The Indian house crow, considered an invasive pest by scientists, has been wreaking havoc at beach hotels in Mombasa for years, "disturbing" holidaymakers and stealing their food.
In 2018, the county government decided to do something about it. In its medium-term draft budget for 2018/2019, some Sh30 million was to be used to eradicate the birds in the tourism hub within five years.
But after residents objected to the planned expenditure, officials dropped the plans.
The decision is now haunting residents and hoteliers, who are grappling with an explosion in the number of Indian house crows in the city.
The birds, commonly known as kunguru or kurabu, are a nuisance, preventing tourists and residents from holding outdoor activities and stealing guests' food in open-air eateries.
Hotels have employed various strategies to deal with the birds, including deploying workers to scare them away at meal times.
However, officials have assured stakeholders that they are seeking donors and partners to eradicate the birds.
"We wanted to address the crow menace as a county. Two years ago, during our budget-making process, we included it in our plans but we followed what mwananchi said. The citizens at that particular time did not approve it," said Environment Chief Officer Ilhan Abbas.
"However, we believe we can create a safer environment if we get some partnerships and donors to support us in eradicating the pests."
The birds are ruining the county's image as a tourist hub. But several beach resorts have invested in catapults to scare away the crows.
The aggressive birds mostly scavenge at the Mwakirunge and Shonda dumpsites. In Mwakirunge, they are a threat to aviation as they can block the flight paths of planes landing or taking off from Moi International Airport.
Tourism players, led by the Kenya Association of Hotelkeepers and Caterers (KAHC) Coast branch executive officer Sam Ikwaye, said counties should invest in eradicating the pests.
"Aviation players have been complaining about the birds, because they are a threat to the sector. Whenever there is no food in Mombasa they shift to Kwale or Kilifi. Other counties should start the campaign to eradicate the pests," Dr Ikwaye added.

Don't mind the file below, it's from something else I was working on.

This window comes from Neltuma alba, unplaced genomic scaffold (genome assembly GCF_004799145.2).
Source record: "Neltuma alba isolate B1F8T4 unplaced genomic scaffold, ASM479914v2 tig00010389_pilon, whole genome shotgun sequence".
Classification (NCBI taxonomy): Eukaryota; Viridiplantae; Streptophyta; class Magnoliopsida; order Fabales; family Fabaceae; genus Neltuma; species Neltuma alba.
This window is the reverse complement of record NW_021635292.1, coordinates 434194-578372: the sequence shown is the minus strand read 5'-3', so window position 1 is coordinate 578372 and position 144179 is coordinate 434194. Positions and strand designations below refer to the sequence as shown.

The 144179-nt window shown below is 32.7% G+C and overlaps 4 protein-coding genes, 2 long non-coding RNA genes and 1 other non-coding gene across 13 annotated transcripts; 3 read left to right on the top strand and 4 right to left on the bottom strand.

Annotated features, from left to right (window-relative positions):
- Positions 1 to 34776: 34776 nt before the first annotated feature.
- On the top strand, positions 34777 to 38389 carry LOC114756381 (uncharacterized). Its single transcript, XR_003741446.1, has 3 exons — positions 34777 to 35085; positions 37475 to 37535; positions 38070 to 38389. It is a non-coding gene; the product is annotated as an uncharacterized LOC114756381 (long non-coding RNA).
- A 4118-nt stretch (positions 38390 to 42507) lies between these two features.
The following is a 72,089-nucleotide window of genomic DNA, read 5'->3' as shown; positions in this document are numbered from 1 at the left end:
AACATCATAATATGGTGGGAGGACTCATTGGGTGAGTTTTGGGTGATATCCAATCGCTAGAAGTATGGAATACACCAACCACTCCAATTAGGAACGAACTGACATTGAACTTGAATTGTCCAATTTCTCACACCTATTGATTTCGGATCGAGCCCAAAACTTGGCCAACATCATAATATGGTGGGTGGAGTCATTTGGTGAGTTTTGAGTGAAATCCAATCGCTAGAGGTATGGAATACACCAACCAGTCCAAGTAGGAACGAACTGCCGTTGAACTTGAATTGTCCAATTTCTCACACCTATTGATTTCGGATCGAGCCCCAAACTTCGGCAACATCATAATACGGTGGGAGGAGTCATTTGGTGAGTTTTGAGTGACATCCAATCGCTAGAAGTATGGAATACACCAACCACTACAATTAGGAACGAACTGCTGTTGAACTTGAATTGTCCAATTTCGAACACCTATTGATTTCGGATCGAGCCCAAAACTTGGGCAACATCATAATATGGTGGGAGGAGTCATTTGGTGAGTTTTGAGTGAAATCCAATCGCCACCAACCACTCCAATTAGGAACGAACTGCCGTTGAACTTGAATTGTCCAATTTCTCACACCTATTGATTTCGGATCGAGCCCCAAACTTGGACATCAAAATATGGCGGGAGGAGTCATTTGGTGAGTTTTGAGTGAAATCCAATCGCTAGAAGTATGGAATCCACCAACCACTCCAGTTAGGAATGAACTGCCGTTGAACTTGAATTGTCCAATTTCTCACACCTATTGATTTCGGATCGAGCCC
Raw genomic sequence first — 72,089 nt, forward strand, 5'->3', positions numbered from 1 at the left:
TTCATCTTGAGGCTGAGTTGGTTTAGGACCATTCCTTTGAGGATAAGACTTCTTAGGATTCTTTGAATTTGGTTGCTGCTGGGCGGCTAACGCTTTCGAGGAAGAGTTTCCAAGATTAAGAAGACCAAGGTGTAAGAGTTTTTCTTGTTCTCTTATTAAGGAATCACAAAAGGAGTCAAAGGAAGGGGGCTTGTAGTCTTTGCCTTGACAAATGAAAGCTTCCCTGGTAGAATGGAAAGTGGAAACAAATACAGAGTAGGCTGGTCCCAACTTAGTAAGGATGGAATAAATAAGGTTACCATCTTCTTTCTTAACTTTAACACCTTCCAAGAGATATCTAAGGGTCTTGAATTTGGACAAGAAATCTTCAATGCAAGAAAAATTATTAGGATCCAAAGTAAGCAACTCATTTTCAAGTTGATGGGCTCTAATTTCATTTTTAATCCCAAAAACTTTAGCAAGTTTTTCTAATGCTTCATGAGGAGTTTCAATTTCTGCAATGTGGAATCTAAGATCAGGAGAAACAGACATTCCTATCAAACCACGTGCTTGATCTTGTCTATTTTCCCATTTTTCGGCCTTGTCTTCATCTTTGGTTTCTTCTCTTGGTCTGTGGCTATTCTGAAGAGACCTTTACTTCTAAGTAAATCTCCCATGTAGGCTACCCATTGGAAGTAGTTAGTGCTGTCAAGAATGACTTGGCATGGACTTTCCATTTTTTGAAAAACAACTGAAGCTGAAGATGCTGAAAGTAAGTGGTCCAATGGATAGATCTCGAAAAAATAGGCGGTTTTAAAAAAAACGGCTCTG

The tourism expert said the birds are denying tourists ample time to revel especially at the beaches during the day.
He said it is difficult for the players to sell tourism products such as bird watching after the Indian house crow ate almost all the indigenous species.
A source told the Nation that Kenya Wildlife Service (KWS) was looking for money in its budget to deal with the birds.
"We need a budget for eradicating the birds, ecosystem balance and mood of 'killing' them. But a study was to be conducted by KWS," the source said.
Environment watchdog Nema said only KWS has the mandate to deal with the birds.
"It is KWS who are actually supposed to deal with that thing. Our work is to do environmental impact assessment, public consultation so that we can verify whatever they want to do is acceptable to everybody, but it is the county and KWS who can do that. But people are complaining, especially hoteliers, saying it's a nuisance," said Nema official Samuel Lopokoiyit.
He said biologists are also complaining that the birds are killing other species.
"It's not only about allocating resources. Dealing with this issue (requires) a thorough study to avoid impact on human beings, animals and our ecosystem," he said.